The 'Big Little Lies' Ending Was Better Than Expected For A Major Reason

Hilary Bronwyn Gayle/HBO

I never expected that the moment in the trailer of Big Little Lies where Shailene Woodley, Nicole Kidman, and Reese Witherspoon all run on the beach would encapsulate the entire HBO miniseries. Yet, the finale showed that Big Little Lies was always about the strength of female friendships. While seeing who killed whom was a big reason for tuning into the last episode of Big Little Lies on April 2, the ending wasn't actually about the murder — the finale was about the support that women can provide to one another, and it disproved the theory that women are unable to be true friends to each other. SPOILERS for the book and miniseries Big Little Lies follow.

When Big Little Lies first introduced the main characters of Madeline, Celeste, Jane, Renata, and Bonnie, the viewer's perception of the women was influenced by the other parents in attendance at the Otter Bay trivia night. In this way, the Monterey, California that exists in Big Little Lies acts as a microcosm for how the world treats many women — in the case of this series, specifically privileged women. The juxtaposition of what the other parents said to the police in the interrogation room (director Jean-Marc Vallée called them the "Greek chorus" to Vulture and in an HBO video about the finale) and what really happened shined a light on the harsh way women and their relationships with other women are judged.

In the very first episode, "Somebody's Dead," you saw how Witherspoon's Madeline Martha Mackenzie was a far more complicated person than what the Greek chorus made her out to be to the police. Yes, she was antagonistic and aggressive, but she had a lot of built-up resentment toward and insecurities about her ex Nathan that made her act out in self-righteous ways. From that very first episode when you saw Madeline was more complex than what the Greek chorus portrayed her as, it was up to the audience to distrust the prejudices of that chorus as they provided a satirical voice of common attitudes that people have toward women and female friendships.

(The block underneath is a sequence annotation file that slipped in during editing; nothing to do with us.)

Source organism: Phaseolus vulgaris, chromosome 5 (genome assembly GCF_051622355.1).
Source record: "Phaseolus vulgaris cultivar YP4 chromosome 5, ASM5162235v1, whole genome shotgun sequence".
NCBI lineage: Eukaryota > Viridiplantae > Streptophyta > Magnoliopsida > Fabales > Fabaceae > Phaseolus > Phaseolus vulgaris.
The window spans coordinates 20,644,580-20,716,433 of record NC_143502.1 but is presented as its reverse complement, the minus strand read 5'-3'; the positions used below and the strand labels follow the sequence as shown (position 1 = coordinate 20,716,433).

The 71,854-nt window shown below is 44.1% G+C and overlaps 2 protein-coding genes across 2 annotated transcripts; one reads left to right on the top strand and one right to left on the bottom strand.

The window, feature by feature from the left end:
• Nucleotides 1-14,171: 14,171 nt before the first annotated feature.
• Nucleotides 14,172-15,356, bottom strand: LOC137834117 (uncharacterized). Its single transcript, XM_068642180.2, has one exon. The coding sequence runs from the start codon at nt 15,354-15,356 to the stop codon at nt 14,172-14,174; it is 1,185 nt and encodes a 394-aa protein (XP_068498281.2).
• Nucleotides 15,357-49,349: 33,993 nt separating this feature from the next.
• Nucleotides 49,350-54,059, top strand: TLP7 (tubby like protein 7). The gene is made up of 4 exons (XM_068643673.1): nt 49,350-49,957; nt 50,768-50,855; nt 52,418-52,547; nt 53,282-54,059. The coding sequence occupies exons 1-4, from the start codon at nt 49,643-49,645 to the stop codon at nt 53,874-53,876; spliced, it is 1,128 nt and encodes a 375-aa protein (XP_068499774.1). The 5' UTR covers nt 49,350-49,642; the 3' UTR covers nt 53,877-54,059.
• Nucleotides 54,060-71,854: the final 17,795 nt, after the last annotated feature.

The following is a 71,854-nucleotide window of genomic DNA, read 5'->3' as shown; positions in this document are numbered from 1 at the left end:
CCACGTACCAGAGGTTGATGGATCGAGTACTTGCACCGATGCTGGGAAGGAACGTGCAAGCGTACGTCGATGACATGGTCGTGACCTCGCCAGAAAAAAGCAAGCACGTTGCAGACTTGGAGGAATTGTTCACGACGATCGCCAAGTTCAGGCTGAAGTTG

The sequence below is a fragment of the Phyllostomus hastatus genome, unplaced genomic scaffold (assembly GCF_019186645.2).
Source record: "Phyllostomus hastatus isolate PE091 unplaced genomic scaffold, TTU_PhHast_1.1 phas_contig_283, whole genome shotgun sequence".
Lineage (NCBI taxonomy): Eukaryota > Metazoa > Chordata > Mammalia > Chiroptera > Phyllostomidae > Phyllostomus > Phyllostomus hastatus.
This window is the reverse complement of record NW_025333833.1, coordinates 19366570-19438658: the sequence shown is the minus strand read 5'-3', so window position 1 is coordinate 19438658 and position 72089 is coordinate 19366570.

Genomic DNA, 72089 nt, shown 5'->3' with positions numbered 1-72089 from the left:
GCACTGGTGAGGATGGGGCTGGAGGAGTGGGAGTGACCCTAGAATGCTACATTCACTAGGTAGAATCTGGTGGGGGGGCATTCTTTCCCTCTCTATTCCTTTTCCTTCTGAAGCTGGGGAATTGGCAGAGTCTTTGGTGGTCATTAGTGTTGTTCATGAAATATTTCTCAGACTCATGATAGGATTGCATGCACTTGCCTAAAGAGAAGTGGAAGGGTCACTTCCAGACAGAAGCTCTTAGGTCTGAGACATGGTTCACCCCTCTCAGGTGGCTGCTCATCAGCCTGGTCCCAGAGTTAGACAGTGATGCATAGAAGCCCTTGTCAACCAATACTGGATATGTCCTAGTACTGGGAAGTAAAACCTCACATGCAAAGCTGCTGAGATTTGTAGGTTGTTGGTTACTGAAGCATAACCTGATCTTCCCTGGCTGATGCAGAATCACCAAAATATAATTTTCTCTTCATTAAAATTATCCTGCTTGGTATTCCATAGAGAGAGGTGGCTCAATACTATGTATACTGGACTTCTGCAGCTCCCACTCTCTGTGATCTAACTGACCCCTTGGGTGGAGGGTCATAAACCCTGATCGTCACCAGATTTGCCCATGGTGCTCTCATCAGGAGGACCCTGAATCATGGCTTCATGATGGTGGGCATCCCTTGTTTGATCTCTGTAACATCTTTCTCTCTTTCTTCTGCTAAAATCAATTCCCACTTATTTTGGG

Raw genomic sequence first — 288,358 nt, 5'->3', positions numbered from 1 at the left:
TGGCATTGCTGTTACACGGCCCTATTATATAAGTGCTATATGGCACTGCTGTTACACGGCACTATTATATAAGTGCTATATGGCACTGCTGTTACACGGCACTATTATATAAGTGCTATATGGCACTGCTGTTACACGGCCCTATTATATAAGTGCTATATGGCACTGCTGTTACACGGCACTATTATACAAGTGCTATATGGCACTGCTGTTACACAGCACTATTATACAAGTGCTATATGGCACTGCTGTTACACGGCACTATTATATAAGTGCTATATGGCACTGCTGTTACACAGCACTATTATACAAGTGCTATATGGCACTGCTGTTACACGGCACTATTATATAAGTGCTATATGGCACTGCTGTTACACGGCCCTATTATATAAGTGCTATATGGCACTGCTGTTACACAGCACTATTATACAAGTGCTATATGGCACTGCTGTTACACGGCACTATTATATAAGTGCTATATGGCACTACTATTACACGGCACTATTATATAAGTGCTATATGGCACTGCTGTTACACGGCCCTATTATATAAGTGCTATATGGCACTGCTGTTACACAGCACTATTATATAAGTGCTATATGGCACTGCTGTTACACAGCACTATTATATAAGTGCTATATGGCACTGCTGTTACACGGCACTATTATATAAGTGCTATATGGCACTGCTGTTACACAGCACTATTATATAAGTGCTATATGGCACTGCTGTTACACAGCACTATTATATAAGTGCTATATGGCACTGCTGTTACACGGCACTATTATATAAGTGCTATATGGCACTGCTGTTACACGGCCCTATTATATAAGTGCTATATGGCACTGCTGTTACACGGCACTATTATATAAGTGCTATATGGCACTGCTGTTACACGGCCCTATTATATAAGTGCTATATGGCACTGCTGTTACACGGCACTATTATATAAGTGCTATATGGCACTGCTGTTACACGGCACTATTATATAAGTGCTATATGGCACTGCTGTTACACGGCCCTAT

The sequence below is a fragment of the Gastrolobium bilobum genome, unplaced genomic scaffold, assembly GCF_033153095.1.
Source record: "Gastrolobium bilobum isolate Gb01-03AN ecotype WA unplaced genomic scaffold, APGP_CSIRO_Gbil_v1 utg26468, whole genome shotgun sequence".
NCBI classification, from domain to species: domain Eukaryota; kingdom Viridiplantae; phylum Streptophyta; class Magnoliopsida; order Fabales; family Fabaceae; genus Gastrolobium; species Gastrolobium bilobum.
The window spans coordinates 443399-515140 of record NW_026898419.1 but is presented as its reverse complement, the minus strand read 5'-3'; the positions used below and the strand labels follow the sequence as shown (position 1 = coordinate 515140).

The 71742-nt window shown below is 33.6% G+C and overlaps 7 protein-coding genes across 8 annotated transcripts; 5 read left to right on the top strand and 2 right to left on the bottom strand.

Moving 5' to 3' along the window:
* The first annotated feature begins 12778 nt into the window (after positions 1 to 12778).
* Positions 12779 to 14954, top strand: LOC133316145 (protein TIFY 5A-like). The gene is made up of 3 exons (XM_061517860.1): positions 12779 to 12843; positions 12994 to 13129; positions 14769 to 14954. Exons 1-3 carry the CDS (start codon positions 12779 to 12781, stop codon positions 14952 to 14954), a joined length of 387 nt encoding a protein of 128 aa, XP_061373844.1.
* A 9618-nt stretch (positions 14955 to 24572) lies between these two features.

Beyond the Greek chorus misrepresenting the complex dynamics that existed between Madeline, Celeste, Jane, Renata, and Bonnie, their fixation on how vicious these five women were to one another also acted as a red herring. Could one of these five women be capable of killing one another if they truly resented each other so much? But instead, the opposite was true: These five women were willing to physically be harmed to protect each other and this female solidarity is what led to Perry being the one to die.

While I do like my finales to be a little less obvious and textbook perfect (I preferred the unsatisfactory ending of The Night Of since it's more true to life), the miniseries provided closure by telling one complete story in seven packed episodes. Sure, you may have figured out that Perry had raped Jane and that Celeste and Perry's son was the bully before the series finale, but in reality, seeing all five women unite in the end was the real twist.

Since I could go into the dynamics of each and every woman with one another and how emotionally truthful these dynamics were, I'll stay focused on Madeline and look at how her relationship with Renata progressed over the series. Madeline was already fiercely protective of her friendships with Celeste and Jane, but she was full of animosity toward Renata and Bonnie. Yet, Big Little Lies showed that a lot of this animosity wasn't just because she was spiteful, it came from her own insecurities — something that even Madeline could admit on a good day.